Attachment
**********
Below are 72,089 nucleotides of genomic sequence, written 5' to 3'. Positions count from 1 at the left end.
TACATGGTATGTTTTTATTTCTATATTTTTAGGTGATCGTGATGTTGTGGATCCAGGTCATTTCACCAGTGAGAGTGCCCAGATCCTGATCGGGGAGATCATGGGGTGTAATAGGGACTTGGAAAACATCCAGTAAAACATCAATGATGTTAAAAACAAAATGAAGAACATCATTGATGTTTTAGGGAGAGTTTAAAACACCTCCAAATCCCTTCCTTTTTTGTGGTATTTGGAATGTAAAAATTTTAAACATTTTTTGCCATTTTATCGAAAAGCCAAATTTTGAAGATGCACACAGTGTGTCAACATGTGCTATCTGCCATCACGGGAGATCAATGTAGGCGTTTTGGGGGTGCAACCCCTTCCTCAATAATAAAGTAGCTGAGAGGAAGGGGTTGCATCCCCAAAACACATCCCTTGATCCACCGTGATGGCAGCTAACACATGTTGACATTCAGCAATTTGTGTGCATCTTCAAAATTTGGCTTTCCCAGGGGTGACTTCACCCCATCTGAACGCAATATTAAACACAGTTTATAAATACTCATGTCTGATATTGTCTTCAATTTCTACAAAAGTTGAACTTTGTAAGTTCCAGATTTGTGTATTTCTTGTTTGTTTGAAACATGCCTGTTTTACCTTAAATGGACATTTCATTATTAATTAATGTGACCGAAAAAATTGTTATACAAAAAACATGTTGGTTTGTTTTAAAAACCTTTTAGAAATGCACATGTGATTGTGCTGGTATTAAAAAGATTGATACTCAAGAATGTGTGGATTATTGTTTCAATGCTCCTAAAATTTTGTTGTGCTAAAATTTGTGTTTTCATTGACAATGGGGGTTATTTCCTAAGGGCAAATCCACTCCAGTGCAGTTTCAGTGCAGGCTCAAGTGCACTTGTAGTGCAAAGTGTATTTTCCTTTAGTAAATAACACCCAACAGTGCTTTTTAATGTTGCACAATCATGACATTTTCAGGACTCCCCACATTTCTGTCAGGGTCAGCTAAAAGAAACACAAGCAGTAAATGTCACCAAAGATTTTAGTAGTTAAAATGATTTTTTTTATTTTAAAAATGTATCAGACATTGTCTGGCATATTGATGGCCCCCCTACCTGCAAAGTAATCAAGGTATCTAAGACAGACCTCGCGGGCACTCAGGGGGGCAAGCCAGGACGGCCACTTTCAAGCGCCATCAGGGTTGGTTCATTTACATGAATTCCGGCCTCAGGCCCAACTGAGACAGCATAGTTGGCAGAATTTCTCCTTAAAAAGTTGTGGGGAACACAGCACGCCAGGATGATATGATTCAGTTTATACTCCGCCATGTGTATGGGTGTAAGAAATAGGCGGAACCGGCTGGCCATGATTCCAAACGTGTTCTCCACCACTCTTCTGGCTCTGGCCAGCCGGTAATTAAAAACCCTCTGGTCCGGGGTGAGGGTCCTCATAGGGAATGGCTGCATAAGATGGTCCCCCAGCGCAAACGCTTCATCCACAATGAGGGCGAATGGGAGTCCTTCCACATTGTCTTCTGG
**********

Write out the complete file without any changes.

Below are 72,089 nucleotides of genomic sequence, written 5' to 3'. Positions count from 1 at the left end.
TACATGGTATGTTTTTATTTCTATATTTTTAGGTGATCGTGATGTTGTGGATCCAGGTCATTTCACCAGTGAGAGTGCCCAGATCCTGATCGGGGAGATCATGGGGTGTAATAGGGACTTGGAAAACATCCAGTAAAACATCAATGATGTTAAAAACAAAATGAAGAACATCATTGATGTTTTAGGGAGAGTTTAAAACACCTCCAAATCCCTTCCTTTTTTGTGGTATTTGGAATGTAAAAATTTTAAACATTTTTTGCCATTTTATCGAAAAGCCAAATTTTGAAGATGCACACAGTGTGTCAACATGTGCTATCTGCCATCACGGGAGATCAATGTAGGCGTTTTGGGGGTGCAACCCCTTCCTCAATAATAAAGTAGCTGAGAGGAAGGGGTTGCATCCCCAAAACACATCCCTTGATCCACCGTGATGGCAGCTAACACATGTTGACATTCAGCAATTTGTGTGCATCTTCAAAATTTGGCTTTCCCAGGGGTGACTTCACCCCATCTGAACGCAATATTAAACACAGTTTATAAATACTCATGTCTGATATTGTCTTCAATTTCTACAAAAGTTGAACTTTGTAAGTTCCAGATTTGTGTATTTCTTGTTTGTTTGAAACATGCCTGTTTTACCTTAAATGGACATTTCATTATTAATTAATGTGACCGAAAAAATTGTTATACAAAAAACATGTTGGTTTGTTTTAAAAACCTTTTAGAAATGCACATGTGATTGTGCTGGTATTAAAAAGATTGATACTCAAGAATGTGTGGATTATTGTTTCAATGCTCCTAAAATTTTGTTGTGCTAAAATTTGTGTTTTCATTGACAATGGGGGTTATTTCCTAAGGGCAAATCCACTCCAGTGCAGTTTCAGTGCAGGCTCAAGTGCACTTGTAGTGCAAAGTGTATTTTCCTTTAGTAAATAACACCCAACAGTGCTTTTTAATGTTGCACAATCATGACATTTTCAGGACTCCCCACATTTCTGTCAGGGTCAGCTAAAAGAAACACAAGCAGTAAATGTCACCAAAGATTTTAGTAGTTAAAATGATTTTTTTTATTTTAAAAATGTATCAGACATTGTCTGGCATATTGATGGCCCCCCTACCTGCAAAGTAATCAAGGTATCTAAGACAGACCTCGCGGGCACTCAGGGGGGCAAGCCAGGACGGCCACTTTCAAGCGCCATCAGGGTTGGTTCATTTACATGAATTCCGGCCTCAGGCCCAACTGAGACAGCATAGTTGGCAGAATTTCTCCTTAAAAAGTTGTGGGGAACACAGCACGCCAGGATGATATGATTCAGTTTATACTCCGCCATGTGTATGGGTGTAAGAAATAGGCGGAACCGGCTGGCCATGATTCCAAACGTGTTCTCCACCACTCTTCTGGCTCTGGCCAGCCGGTAATTAAAAACCCTCTGGTCCGGGGTGAGGGTCCTCATAGGGAATGGCTGCATAAGATGGTCCCCCAGCGCAAACGCTTCATCCACAATGAGGGCGAATGGGAGTCCTTCCACATTGTCTTCTGG